NBA teams utilize Smartabase to supplement objective data obtained from smart scales with subjective nutrition and hydration information that players self-report. If someone’s eating or hydration habits are sub-par, the performance team can work with them to correct this before it becomes detrimental to performance or readiness.



To be consistently available for practices and games, NBA players must build up and sustain enough load tolerance without becoming overloaded. To assess this, teams look at mechanical load and intensity, high speed running, and other metrics that measure external load. In addition to looking at individual weight room sessions, practices, and games, they also evaluate cumulative data points such as total active time and number of games played.

Players are much more susceptible to injury when there are jumps in intensity and volume, so NBA teams use Smartabase to watch out for spikes in acute-to-chronic ratios and anomalies in Z scores. Tests that evaluate reactive strength index (RSI) and eccentric duration are solid measuring sticks for readiness versus fatigue. Some common metrics that NBA teams collect from the systems and devices previously mentioned and analyze via the AMS include:

  • Mechanical Load
  • Mechanical Intensity
  • High-Speed Running
  • Total Active Time (game minutes)
  • Total Games Played
  • Acute/Chronic Ratio
  • Z Scores
  • RSI-Modified
  • Eccentric Duration



As we shared in a previous post, data only becomes usable information with context, and information only contributes knowledge and wisdom when it’s communicated in a useful and actionable way.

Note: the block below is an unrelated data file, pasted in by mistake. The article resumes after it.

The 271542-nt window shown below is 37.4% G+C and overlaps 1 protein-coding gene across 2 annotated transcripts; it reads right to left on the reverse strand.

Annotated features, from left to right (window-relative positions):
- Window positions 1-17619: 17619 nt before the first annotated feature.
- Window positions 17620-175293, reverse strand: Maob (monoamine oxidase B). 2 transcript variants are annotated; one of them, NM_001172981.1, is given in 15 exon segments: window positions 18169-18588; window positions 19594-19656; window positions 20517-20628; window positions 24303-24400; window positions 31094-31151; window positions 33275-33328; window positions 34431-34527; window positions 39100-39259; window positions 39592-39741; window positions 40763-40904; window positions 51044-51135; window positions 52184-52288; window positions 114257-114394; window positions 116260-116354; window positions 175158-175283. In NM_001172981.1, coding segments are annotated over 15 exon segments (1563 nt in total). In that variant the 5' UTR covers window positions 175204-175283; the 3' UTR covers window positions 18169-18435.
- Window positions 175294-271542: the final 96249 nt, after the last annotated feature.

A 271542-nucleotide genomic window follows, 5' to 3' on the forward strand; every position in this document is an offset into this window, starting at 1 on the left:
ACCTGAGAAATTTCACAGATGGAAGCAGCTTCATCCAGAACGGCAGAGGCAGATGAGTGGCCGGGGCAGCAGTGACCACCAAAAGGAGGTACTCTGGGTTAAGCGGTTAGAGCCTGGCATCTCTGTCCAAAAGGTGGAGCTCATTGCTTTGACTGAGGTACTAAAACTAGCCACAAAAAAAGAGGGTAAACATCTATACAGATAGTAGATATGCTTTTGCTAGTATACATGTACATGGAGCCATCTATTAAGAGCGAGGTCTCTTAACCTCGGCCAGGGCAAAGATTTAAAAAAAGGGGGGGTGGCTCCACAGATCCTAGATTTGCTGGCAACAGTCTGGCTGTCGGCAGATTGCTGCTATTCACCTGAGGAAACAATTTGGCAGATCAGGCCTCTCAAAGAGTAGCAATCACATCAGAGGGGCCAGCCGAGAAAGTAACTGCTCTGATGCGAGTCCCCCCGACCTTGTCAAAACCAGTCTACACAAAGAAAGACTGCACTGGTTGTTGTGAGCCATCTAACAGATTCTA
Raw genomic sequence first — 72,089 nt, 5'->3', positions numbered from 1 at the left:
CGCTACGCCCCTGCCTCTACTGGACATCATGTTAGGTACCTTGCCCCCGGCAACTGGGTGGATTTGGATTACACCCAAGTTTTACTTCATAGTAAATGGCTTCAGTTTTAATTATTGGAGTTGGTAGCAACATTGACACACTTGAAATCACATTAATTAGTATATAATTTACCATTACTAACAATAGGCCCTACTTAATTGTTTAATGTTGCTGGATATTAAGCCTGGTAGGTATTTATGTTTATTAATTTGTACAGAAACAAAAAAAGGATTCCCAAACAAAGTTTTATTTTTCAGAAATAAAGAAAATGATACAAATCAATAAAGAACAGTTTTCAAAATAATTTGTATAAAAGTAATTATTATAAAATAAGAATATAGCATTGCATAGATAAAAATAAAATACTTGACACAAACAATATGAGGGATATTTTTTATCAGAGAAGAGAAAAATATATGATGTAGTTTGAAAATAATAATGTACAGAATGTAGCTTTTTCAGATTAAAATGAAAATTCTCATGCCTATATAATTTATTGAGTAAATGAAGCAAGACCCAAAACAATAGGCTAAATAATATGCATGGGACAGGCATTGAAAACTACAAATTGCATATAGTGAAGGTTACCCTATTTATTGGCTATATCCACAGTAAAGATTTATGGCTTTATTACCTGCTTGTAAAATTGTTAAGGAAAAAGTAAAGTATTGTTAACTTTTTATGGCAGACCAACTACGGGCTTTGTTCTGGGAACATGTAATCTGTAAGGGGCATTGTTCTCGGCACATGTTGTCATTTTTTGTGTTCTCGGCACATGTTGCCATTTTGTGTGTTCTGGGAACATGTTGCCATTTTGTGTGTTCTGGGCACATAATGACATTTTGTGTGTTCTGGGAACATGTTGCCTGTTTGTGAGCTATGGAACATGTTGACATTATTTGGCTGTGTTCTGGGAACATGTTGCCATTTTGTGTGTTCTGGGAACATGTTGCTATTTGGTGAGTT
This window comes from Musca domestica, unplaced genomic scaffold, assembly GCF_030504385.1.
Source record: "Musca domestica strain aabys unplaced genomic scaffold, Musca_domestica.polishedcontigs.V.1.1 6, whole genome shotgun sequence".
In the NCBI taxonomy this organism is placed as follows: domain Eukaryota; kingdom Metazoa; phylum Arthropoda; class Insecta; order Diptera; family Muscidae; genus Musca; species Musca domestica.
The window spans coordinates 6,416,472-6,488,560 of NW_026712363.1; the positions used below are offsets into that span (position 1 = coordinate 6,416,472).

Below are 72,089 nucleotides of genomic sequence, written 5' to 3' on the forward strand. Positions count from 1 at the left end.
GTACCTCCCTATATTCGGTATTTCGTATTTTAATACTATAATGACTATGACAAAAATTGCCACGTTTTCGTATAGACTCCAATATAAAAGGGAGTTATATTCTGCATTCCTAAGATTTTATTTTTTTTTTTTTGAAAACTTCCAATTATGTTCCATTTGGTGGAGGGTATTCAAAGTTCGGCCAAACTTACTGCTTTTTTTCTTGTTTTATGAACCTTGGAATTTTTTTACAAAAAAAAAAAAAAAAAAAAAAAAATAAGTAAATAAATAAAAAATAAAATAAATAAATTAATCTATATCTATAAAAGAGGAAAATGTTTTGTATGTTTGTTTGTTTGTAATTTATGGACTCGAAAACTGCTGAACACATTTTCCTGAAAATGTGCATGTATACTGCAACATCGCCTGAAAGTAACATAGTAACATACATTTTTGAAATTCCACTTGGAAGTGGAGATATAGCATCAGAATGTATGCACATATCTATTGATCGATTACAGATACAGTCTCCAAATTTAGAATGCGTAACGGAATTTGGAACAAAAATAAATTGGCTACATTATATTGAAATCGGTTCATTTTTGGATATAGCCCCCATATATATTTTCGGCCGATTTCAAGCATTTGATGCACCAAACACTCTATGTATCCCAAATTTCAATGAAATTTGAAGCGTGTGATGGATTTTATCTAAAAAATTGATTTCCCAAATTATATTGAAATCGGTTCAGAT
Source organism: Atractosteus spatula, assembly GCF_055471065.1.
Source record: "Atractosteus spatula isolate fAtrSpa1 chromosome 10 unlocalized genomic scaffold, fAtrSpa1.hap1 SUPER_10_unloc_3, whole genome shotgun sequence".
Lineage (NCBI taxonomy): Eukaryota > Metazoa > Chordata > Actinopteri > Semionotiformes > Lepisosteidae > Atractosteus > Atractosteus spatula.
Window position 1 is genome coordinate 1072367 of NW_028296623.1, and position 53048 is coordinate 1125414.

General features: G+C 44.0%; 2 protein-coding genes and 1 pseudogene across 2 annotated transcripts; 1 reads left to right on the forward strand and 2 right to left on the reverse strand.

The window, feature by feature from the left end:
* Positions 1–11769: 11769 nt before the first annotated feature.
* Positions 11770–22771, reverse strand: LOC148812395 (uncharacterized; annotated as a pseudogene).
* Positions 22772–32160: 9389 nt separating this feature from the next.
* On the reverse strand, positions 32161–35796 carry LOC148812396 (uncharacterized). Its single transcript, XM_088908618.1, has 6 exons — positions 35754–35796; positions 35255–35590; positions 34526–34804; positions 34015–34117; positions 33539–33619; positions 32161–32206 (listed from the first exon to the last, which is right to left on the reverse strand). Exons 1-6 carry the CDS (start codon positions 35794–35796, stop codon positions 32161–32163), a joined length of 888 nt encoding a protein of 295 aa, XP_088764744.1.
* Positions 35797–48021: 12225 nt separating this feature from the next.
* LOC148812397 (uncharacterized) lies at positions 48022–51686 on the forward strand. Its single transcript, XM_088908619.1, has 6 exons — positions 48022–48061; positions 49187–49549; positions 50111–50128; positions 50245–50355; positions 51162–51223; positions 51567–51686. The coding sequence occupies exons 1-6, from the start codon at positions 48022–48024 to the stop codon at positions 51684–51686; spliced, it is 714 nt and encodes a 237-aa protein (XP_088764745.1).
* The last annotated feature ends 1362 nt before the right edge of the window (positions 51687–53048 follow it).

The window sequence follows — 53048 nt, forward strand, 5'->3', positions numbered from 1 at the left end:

This is an area where Smartabase shines, thanks to its visualization capabilities. The sports science staff needs access to detailed information to perform detailed analysis, but the coaching staff and professionals like the S+C coach just need quick-hit overviews that enable them to guide the team more effectively and make prudent, real-time selection decisions based on players’ current availability and readiness.

While each team can build their own custom views using the Smartabase Dashboard Builder, below are a few of the common reports NBA teams are benefiting from: 


Current Availability Summary

Whether the head and assistant coaches are preparing for practice or getting ready to announce the lineup for the next game, they need to know who’s ready to go and who isn’t. This is the perfect dashboard to do so, providing the number of players who are available with no restrictions, those who have limited availability (usually because they’re somewhere in the return-to-play process), and those who are unavailable. A color-coded scale from bright green to red is a useful visual aid on this dashboard, which could be used by other members of the performance staff.

This dashboard also lists all members of the roster who are currently suffering from unresolved injuries (this section can be configured to include illnesses as well). Each player in this section has their headshot photo and name alongside a summary of their condition, and the number of games and practices they’ve missed as a result. If someone needs more detailed information, they can click on the player’s name and see thorough notes entered by a team physician, orthopedist, athletic trainer, or another member of the medical staff.

Availability History

To complement the reports that concentrate on the day-to-day availability of each player and the roster in general, this dashboard offers a visual representation of the big player readiness picture. Subject matter experts can select start and end date ranges for availability. Once they’ve entered these values, they’ll be presented with a graphical representation of daily availability (again shown in the traffic light colors of red, yellow, and green), availability percentage, and an individual availability breakdown for each player. This report can be configured to show the entire team or the availability status of a particular player over time, making it easier to spot trends and then go back into training logs and other data to find correlations between readiness issues and external factors.